Uzbek forces stormed a suspected hideout in Tashkent near the president's residence on Tuesday, killing 16 people.


Some had been shot by police but others killed themselves with grenades, said a National Security Service officer, who refused to give his name.

In the northern neighbourhood of Yalangach, police stopped a small car and two alleged fighters jumped out and detonated explosive-laden belts, killing themselves and three police officers and injuring five more policemen.

 

There were reports of explosions and shooting in the capital throughout the day.

 

Blasts and a gun battle rattled Tashkent, the day after a string of bomb blasts killed 19 people on the US ally's territory.

The general prosecutor's spokeswoman, Svetlana Artykova, offered only a vague explanation for the explosions on Tuesday.

"The only thing I can officially say is that the process of apprehending the terrorists [is underway] and, naturally, they are putting up some resistance," she said.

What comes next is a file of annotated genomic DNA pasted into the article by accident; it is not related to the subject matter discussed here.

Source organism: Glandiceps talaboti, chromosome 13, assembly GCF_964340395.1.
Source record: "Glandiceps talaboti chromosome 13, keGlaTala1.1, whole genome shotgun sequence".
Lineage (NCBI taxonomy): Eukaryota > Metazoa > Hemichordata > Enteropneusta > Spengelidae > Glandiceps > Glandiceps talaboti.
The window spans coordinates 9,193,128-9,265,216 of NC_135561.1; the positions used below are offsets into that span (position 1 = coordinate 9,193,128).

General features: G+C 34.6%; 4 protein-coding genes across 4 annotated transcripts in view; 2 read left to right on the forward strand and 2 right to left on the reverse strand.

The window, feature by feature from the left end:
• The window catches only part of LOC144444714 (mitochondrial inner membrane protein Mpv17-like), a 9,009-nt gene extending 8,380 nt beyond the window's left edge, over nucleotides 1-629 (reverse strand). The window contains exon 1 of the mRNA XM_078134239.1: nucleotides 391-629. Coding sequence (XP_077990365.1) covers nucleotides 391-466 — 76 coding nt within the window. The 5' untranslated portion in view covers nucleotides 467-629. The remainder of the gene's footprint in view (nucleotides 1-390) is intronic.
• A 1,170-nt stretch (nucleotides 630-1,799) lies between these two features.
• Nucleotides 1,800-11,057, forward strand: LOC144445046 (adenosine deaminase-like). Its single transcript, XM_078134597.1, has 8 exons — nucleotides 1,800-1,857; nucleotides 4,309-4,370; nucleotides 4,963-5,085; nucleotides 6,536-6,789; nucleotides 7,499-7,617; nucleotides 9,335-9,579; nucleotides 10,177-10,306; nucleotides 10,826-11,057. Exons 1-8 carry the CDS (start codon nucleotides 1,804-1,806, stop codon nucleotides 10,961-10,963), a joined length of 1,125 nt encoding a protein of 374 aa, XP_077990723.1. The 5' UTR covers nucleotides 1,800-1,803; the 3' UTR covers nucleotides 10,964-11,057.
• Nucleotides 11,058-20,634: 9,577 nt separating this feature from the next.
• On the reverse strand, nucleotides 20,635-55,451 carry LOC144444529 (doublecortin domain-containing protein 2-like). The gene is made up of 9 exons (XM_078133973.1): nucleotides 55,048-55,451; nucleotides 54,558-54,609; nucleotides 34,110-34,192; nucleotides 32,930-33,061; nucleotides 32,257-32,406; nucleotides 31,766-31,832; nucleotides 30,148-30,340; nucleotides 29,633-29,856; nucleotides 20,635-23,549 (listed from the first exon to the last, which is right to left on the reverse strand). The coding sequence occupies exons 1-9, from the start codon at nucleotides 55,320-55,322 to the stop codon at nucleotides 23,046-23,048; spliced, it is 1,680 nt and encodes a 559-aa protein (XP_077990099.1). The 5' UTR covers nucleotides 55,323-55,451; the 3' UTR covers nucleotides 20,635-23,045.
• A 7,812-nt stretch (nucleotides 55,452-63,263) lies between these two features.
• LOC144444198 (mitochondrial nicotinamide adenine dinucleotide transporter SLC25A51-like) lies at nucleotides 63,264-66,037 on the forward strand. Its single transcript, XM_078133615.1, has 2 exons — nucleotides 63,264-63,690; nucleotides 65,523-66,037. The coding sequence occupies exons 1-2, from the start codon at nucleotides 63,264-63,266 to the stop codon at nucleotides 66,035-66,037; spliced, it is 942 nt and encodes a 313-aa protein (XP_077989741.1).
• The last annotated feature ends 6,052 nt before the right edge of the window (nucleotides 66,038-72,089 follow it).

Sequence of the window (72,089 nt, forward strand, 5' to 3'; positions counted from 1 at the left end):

Russian news agency Itar-Tass, quoting unnamed police sources in Tashkent, said some people had been wounded in the incident involving police and "terrorists" 15km outside the city.

Residents of Tashkent clear
away the debris after the blasts

Uzbek officials could not immediately be reached to confirm the report, but a witness heard blasts followed by gunfire.

Civilians had been woken by truck horns and police whistles as military units and police were deployed overnight.
 
By morning, the city's main thoroughfares were blocked by checkpoints manned by servicemen in bulletproof vests and carrying Kalashnikovs.
 
Deadly blasts

On Monday several explosions in Tashkent and the ancient city of Bukhara killed 19 people. Two of the blasts were caused by women detonating explosives. Uzbek officials have blamed Islamist groups.

The government of the ex-Soviet state provided an airbase for US operations in Afghanistan in 2002 and has cracked down on alleged Islamists on its own soil, but drew criticism from the United Nations for the "systematic" use of torture.
 
Last month, a Tashkent court freed a 62-year-old woman who had been jailed after complaining that her son, arrested as a member of a banned Islamist group, had been tortured to death.

In Washington, White House spokesman Scott McClellan said the US stood firmly behind its central Asian ally despite condemnation by human rights groups.